Desperate marketing/PR techniques are just not clever

There are some very dumb things going on in public relations and marketing at present.  Is it a reaction to declining effectiveness of traditional marketing techniques, such as advertising, that organisations are using creative ideas without thinking through the consequences?  Or are the creatives becoming lazier in not researching their suggestions?  Or is it public relations in press agentry mode – let’s go for the press coverage/headlines regardless of whether anything strategic is achieved We have the bomb squads called to unattended packages containing electronic devices that were left around Boston to promote a cartoon show – and other buzz/viral/sneeze marketing techniques  that are questionable on ethical grounds, or leave you wondering, what was the point of that?But I don’t mind the amazing Mexican baby who weighed 14lb 8oz – which is a genuine human interest story and offers a great photo making it a news story with meme potential.  What is most amazing is that this superweight delivery isn’t claimed to be the result of global warming!  Neither is the stunt of two Southampton schoolboys who drew a phallic symbol with weed killer outside their school which has been captured on Google Earth – and has marvellous echoes of the Cerne Abbas Giant in Dorset.  Mother Nature, teenage boys and ancient Britons are just so much better at stunts than many PR/marketing luvvies who are trying too hard.

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Heather Yaxley

Heather Yaxley is passionate about PR - teaching the CIPR qualifications, lecturing part-time at Bournemouth University and running the Motor Industry Public Affairs Association (MIPAA). I'm undertaking a PhD looking at Career Strategies in PR. I love sharing ideas and knowledge - connecting news and views by blogging on public relations and educational developments, especially relating to accelerated and active learning. I'm also a published author, qualified trainer and experienced consultant.

9 thoughts on “Desperate marketing/PR techniques are just not clever”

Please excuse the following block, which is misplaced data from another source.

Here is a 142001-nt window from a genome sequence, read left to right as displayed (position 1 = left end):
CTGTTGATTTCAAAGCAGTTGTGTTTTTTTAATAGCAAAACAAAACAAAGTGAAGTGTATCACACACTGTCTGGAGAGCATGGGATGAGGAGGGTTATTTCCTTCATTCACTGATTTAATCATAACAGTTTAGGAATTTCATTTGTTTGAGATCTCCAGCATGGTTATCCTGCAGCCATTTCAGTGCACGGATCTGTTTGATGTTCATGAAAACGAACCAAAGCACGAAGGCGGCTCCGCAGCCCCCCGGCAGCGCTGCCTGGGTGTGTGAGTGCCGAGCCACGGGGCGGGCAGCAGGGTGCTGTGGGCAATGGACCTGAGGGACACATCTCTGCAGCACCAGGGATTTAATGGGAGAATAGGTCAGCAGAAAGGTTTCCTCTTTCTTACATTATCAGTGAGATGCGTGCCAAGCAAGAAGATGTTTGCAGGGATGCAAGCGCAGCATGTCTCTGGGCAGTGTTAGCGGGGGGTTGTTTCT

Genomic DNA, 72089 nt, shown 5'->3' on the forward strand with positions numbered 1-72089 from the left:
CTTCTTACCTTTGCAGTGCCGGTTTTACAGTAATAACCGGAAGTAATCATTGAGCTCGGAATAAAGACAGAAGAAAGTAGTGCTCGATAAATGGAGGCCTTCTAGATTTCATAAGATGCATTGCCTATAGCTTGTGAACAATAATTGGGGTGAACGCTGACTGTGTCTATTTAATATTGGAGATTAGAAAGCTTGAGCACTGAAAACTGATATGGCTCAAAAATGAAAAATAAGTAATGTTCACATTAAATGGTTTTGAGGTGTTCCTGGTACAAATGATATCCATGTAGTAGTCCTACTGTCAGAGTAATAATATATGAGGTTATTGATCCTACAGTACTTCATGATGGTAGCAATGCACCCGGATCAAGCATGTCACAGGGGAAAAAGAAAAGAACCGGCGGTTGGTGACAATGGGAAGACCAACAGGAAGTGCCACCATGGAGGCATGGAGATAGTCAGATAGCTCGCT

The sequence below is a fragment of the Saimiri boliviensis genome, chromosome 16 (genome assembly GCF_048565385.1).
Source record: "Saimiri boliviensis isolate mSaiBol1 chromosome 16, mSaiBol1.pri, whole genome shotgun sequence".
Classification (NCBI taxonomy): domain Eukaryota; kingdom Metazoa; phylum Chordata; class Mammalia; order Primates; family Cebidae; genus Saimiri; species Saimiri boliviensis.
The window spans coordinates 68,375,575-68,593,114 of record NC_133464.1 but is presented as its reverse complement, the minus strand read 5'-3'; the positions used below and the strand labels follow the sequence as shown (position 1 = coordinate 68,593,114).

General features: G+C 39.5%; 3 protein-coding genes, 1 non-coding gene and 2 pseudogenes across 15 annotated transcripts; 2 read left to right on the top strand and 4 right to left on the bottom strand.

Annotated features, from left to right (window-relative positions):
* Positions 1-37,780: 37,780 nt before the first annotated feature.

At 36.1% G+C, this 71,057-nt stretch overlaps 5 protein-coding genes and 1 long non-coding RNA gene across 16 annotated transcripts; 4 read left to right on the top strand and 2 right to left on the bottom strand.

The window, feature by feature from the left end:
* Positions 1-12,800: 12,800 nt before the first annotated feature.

1. Those two school boys’ antics are hilarious!. I’m just about to investigate my local school’s new parental involvement scheme that is to replace the school board system. I think it will be good as it’s taking away the ‘them’ and ‘us’ mentailty that was evident on the candidates that did and didn’t put themselves forward for a place. I might need to be less liberal on my outlook though as my son and his partner in crime threw toilet rolls on the pitch during one of the rugby games at Murrayfield. Again, I thought it was hilarious until I discovered that the school took a different view…Oooopps!

    Anyway, is column inches a sure fire way to keep clients happy for those practitioners who don’t know how to demonstrate evaluation of their efforts beyond press cuttings? Is this a possibility?

  2. I’m going to post on column inches and advertising value equivalents etc as measures shortly – but although it may keep “ignorant” clients happy, it is short term since there are ultimately no real business benefits once the fish and chips are on the newspaper.

    Good luck with the school matters.

  3. Upon further reflection, I wonder if there may be further areas to ‘exploit’ if the cuttings are really analysed. I had to look at the angles taken by various press cuttings for Miller Homes and pick out some other angles to use in future employee publications. This was for employees sure, but if editorial isn’t adequately scrutinised isn’t there a propensity to miss out on future benefits through further coverage in different publications say?